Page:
Adolescent Children of African-American Crack-Using Mothers: Gender Differences in Youth Risk and Maternal Child Communications
Lam, W. K., Ellerson, R. M., Francis, S. A., & Wechsberg, W. M. (2005, December). Adolescent Children of African-American Crack-Using Mothers: Gender Differences in Youth Risk and Maternal Child Communications. Presented at American Public Health Association Annual Meeting, Philadelphia, PA.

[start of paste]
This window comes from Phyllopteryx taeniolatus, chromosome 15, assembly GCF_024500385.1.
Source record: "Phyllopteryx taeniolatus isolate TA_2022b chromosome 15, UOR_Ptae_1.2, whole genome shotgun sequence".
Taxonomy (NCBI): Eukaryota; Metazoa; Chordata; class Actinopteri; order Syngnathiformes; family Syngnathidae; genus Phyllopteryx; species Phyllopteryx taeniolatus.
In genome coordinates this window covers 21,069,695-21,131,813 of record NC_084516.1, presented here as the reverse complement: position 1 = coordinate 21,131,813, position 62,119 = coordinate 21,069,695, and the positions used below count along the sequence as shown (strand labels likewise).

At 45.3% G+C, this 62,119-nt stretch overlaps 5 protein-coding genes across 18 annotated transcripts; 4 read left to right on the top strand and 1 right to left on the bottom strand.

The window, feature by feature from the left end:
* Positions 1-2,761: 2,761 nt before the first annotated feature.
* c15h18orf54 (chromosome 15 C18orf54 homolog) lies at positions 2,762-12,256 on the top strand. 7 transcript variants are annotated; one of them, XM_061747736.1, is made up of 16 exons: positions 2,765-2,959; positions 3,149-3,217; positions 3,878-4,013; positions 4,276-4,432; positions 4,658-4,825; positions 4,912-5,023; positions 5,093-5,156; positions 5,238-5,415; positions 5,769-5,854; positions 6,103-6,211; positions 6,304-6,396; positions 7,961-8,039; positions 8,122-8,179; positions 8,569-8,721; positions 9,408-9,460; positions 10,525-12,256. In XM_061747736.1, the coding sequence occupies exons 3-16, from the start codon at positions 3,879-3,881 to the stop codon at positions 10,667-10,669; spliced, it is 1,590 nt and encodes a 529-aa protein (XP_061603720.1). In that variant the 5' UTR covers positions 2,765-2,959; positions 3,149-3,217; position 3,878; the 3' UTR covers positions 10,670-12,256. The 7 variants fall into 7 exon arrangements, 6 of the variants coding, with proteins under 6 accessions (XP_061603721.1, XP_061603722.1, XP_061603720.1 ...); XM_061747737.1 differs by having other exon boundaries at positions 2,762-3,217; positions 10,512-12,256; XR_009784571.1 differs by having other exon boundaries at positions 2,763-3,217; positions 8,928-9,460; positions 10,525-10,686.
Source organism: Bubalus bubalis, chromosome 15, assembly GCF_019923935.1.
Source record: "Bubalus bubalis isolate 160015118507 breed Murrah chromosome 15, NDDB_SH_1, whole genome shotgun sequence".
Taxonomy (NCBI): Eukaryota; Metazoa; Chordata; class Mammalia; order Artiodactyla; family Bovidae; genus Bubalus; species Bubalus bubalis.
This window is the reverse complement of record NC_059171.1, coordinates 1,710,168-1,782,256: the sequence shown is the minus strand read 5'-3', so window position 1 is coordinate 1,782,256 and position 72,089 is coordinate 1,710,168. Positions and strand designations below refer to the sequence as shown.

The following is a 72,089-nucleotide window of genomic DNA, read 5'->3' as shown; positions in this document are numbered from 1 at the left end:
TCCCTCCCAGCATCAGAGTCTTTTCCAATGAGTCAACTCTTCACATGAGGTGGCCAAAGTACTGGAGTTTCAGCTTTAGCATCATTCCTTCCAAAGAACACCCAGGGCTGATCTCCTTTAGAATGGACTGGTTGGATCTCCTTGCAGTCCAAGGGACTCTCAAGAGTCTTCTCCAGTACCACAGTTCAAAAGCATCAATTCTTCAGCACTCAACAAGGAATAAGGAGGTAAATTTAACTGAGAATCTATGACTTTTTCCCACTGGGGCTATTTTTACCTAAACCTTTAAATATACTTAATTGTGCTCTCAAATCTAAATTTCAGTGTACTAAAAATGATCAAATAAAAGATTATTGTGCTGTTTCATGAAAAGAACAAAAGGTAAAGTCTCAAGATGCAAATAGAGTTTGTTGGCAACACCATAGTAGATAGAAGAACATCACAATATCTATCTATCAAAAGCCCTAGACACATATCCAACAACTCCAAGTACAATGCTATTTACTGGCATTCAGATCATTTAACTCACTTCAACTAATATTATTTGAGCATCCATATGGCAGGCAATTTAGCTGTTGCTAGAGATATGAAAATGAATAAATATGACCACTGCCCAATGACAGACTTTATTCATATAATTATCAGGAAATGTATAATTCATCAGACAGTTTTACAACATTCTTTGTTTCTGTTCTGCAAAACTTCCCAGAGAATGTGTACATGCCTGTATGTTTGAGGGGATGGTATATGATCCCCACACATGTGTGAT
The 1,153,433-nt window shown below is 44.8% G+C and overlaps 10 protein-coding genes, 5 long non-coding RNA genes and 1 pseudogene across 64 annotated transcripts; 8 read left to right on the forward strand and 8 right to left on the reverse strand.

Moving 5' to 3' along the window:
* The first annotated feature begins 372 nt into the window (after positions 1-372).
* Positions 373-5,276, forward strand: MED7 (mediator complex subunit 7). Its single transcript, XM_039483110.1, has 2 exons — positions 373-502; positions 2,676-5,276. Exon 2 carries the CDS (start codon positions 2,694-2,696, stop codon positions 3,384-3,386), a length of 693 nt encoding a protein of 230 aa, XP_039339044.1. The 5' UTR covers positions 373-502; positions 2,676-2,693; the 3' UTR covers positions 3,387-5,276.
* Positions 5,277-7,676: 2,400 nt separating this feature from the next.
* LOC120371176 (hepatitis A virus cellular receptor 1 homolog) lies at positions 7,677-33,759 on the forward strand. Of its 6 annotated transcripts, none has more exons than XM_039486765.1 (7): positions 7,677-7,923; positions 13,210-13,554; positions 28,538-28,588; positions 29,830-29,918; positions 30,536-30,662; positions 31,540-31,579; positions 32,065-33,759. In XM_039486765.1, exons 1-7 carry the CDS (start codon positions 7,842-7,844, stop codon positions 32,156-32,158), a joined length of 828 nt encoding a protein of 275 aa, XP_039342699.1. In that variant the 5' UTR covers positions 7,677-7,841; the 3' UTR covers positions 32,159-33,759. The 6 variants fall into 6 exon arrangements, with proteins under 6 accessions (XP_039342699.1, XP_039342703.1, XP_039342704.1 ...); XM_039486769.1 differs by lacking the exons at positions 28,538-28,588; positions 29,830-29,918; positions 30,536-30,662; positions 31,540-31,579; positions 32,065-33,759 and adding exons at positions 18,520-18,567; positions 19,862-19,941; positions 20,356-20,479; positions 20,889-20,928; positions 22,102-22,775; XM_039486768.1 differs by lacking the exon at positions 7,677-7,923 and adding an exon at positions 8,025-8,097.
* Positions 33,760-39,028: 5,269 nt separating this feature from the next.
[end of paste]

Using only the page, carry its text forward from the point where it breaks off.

African-American women who abuse drugs face challenges that increase not only their own HIV risk, but also their children's risk. Children who live with drug-abusing parents are more likely than other children to experience problem behaviors, including substance use and early sexual activity. Despite the strong influence of family on youth risk, few studies have examined caregiving contexts created by maternal drug users or gender differences in their children's risk. Data are presented from two samples: a) African-American mothers (n=635) who abused crack but were not receiving treatment and participated in an HIV prevention study, and b) 12-17 year old children and their African-American mothers who have used crack (n=203 dyads). On average, youth are 14.1 years old; 59% are females. Women are 35.8 years old, and have 2.5 dependent children. In the past month, mothers reported using crack an average 11.5 days and 23% had traded sex. Logistic regression found that mothers separated from their children were significantly more likely than mothers living with their children to be older, to report childhood physical abuse, to trade sex more frequently, to be homeless, and to have no health insurance. Over one-third of youth had used cigarettes, alcohol or marijuana; 29% used substances in the past month. Overall, 31% are sexually experienced, with more boys reporting having had sex. Given the need to educate women and girls about how to protect themselves, the family context may be a prime vehicle through which to communicate HIV prevention skills and information.